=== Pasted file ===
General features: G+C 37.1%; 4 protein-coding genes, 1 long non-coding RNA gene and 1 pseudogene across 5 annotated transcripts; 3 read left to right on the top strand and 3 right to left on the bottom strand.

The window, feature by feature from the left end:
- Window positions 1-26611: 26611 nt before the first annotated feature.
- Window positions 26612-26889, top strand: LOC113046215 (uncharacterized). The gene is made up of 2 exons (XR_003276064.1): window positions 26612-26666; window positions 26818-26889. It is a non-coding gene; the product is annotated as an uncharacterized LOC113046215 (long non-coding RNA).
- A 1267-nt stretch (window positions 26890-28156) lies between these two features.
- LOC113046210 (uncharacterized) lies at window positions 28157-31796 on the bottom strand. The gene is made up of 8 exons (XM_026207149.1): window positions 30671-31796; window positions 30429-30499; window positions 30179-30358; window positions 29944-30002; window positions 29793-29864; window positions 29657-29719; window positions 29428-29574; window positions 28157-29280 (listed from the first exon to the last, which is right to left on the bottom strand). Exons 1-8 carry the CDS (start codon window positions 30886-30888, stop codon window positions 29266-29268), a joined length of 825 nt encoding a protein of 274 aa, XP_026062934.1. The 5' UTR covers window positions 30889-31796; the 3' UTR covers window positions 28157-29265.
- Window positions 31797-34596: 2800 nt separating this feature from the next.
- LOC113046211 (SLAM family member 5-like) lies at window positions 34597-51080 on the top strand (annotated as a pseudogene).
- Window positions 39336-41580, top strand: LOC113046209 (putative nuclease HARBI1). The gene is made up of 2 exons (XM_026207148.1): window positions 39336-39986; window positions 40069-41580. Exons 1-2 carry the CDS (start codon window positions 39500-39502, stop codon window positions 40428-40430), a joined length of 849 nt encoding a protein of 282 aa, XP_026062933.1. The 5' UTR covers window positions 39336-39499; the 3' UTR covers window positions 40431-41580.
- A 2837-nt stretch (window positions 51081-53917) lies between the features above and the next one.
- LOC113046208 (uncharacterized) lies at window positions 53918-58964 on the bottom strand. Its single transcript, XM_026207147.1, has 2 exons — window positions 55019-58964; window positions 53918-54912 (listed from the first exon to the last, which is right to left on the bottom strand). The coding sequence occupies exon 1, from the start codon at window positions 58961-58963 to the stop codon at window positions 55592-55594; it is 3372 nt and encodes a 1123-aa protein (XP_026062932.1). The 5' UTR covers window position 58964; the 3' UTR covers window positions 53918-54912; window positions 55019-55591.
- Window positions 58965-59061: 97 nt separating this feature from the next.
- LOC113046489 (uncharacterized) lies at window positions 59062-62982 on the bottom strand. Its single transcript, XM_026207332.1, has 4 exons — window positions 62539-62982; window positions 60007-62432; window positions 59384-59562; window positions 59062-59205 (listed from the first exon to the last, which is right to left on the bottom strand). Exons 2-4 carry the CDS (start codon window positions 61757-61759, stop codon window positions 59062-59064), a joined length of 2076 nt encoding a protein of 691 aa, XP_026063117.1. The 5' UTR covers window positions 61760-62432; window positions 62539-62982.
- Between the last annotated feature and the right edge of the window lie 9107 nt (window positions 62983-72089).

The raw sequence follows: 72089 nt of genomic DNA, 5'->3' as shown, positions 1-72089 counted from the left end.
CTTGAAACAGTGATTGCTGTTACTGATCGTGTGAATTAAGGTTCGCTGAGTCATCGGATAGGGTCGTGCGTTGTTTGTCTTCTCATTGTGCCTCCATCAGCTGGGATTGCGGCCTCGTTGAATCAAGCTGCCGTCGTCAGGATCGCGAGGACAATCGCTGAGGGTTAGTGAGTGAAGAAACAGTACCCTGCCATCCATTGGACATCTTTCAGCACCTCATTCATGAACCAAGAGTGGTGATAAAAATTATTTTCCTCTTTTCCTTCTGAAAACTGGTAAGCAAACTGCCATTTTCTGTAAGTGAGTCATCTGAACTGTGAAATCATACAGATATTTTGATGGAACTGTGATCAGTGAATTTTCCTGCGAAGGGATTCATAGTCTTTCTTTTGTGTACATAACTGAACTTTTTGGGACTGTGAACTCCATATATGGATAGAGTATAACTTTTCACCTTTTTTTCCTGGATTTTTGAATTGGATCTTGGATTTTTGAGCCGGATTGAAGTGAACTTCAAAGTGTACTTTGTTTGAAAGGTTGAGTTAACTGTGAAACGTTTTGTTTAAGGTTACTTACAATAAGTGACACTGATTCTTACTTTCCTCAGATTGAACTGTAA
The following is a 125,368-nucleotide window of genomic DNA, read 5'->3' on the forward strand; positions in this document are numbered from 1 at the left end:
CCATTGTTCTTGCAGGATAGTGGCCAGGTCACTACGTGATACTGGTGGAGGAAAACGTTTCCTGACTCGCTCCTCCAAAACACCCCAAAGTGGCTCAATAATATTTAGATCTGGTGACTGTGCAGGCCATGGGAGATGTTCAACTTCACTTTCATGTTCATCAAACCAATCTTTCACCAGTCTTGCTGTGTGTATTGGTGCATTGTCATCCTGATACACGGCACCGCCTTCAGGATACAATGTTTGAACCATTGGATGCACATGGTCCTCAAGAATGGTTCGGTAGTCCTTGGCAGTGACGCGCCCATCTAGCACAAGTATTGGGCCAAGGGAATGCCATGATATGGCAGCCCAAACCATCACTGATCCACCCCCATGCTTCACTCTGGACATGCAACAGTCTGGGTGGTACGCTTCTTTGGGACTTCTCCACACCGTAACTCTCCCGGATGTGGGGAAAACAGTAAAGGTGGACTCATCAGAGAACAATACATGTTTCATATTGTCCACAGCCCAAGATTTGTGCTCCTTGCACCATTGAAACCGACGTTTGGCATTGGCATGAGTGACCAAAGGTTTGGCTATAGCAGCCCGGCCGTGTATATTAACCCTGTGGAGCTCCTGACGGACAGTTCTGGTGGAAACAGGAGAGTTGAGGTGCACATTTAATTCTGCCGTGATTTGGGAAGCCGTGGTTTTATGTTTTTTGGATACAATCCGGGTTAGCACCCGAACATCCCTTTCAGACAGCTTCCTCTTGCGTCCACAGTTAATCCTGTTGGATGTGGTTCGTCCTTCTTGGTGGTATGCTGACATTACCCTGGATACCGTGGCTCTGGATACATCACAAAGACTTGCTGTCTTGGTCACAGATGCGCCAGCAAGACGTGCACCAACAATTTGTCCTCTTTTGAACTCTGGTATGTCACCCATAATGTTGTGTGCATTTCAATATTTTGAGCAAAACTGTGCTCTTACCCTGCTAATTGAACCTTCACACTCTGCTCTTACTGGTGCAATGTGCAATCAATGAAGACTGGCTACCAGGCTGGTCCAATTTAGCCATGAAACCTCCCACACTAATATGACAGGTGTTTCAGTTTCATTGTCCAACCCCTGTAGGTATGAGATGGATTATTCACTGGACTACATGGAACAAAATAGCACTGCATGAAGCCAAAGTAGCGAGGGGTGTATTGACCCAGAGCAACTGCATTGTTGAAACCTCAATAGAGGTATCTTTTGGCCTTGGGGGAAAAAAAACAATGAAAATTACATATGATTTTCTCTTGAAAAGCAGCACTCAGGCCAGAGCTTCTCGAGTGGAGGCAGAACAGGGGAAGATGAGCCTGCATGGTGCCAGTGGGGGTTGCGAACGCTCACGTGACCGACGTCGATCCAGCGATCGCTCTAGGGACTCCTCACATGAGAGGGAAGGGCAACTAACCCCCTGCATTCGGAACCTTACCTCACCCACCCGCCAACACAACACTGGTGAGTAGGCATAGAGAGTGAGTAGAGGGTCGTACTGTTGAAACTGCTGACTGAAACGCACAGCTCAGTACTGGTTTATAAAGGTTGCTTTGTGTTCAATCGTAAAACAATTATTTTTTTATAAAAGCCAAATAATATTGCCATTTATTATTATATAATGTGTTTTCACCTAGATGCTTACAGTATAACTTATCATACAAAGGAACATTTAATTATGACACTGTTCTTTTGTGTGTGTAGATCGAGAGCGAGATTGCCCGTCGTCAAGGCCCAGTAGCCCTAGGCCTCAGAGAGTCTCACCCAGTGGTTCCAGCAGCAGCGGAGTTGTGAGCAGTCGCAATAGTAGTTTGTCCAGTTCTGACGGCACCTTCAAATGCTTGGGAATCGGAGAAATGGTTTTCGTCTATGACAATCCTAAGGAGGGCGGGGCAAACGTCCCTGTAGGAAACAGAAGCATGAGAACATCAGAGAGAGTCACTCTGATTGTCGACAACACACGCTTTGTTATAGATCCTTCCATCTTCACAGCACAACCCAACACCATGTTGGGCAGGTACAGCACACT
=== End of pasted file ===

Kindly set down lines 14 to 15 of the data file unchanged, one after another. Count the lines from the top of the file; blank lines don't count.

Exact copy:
- Between the last annotated feature and the right edge of the window lie 9107 nt (window positions 62983-72089).

The raw sequence follows: 72089 nt of genomic DNA, 5'->3' as shown, positions 1-72089 counted from the left end.